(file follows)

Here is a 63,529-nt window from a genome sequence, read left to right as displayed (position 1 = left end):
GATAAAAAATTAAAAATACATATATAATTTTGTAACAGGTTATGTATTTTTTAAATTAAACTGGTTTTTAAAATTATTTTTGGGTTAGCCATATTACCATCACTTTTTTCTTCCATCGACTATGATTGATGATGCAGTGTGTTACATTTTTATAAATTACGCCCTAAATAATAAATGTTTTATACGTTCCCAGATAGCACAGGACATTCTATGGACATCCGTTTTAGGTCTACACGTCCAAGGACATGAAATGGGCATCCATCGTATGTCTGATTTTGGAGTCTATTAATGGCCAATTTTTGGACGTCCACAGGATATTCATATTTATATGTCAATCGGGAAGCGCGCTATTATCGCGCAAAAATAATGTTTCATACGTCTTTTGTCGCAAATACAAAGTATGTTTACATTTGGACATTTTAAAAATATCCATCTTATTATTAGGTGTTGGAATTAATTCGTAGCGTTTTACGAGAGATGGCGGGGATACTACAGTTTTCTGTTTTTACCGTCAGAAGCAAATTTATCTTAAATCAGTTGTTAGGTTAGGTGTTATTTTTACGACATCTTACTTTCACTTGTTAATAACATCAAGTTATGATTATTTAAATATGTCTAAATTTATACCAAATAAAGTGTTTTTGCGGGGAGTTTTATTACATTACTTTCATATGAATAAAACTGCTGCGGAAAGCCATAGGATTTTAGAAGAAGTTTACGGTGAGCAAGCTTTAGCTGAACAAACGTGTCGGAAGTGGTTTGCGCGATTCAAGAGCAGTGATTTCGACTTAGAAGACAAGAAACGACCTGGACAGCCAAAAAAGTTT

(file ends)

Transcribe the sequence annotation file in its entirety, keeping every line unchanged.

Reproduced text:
Here is a 63,529-nt window from a genome sequence, read left to right as displayed (position 1 = left end):
GATAAAAAATTAAAAATACATATATAATTTTGTAACAGGTTATGTATTTTTTAAATTAAACTGGTTTTTAAAATTATTTTTGGGTTAGCCATATTACCATCACTTTTTTCTTCCATCGACTATGATTGATGATGCAGTGTGTTACATTTTTATAAATTACGCCCTAAATAATAAATGTTTTATACGTTCCCAGATAGCACAGGACATTCTATGGACATCCGTTTTAGGTCTACACGTCCAAGGACATGAAATGGGCATCCATCGTATGTCTGATTTTGGAGTCTATTAATGGCCAATTTTTGGACGTCCACAGGATATTCATATTTATATGTCAATCGGGAAGCGCGCTATTATCGCGCAAAAATAATGTTTCATACGTCTTTTGTCGCAAATACAAAGTATGTTTACATTTGGACATTTTAAAAATATCCATCTTATTATTAGGTGTTGGAATTAATTCGTAGCGTTTTACGAGAGATGGCGGGGATACTACAGTTTTCTGTTTTTACCGTCAGAAGCAAATTTATCTTAAATCAGTTGTTAGGTTAGGTGTTATTTTTACGACATCTTACTTTCACTTGTTAATAACATCAAGTTATGATTATTTAAATATGTCTAAATTTATACCAAATAAAGTGTTTTTGCGGGGAGTTTTATTACATTACTTTCATATGAATAAAACTGCTGCGGAAAGCCATAGGATTTTAGAAGAAGTTTACGGTGAGCAAGCTTTAGCTGAACAAACGTGTCGGAAGTGGTTTGCGCGATTCAAGAGCAGTGATTTCGACTTAGAAGACAAGAAACGACCTGGACAGCCAAAAAAGTTT